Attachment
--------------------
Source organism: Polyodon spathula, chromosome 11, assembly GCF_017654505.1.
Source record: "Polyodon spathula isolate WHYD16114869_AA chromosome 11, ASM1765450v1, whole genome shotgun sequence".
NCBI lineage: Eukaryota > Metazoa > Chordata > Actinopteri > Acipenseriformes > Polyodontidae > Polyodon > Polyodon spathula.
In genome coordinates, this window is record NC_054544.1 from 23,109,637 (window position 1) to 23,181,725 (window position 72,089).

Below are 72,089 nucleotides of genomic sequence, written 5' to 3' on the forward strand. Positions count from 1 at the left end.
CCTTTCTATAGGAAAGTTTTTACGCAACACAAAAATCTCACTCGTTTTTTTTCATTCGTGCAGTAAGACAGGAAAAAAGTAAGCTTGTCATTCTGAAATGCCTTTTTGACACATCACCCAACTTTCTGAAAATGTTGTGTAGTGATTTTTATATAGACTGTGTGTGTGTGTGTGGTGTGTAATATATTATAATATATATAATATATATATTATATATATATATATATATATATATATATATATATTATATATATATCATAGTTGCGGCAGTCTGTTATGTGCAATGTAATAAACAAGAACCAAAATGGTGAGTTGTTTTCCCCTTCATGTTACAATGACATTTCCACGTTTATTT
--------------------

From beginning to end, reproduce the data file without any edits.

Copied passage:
Source organism: Polyodon spathula, chromosome 11, assembly GCF_017654505.1.
Source record: "Polyodon spathula isolate WHYD16114869_AA chromosome 11, ASM1765450v1, whole genome shotgun sequence".
NCBI lineage: Eukaryota > Metazoa > Chordata > Actinopteri > Acipenseriformes > Polyodontidae > Polyodon > Polyodon spathula.
In genome coordinates, this window is record NC_054544.1 from 23,109,637 (window position 1) to 23,181,725 (window position 72,089).

Below are 72,089 nucleotides of genomic sequence, written 5' to 3' on the forward strand. Positions count from 1 at the left end.
CCTTTCTATAGGAAAGTTTTTACGCAACACAAAAATCTCACTCGTTTTTTTTCATTCGTGCAGTAAGACAGGAAAAAAGTAAGCTTGTCATTCTGAAATGCCTTTTTGACACATCACCCAACTTTCTGAAAATGTTGTGTAGTGATTTTTATATAGACTGTGTGTGTGTGTGTGGTGTGTAATATATTATAATATATATAATATATATATTATATATATATATATATATATATATATATATATATTATATATATATCATAGTTGCGGCAGTCTGTTATGTGCAATGTAATAAACAAGAACCAAAATGGTGAGTTGTTTTCCCCTTCATGTTACAATGACATTTCCACGTTTATTT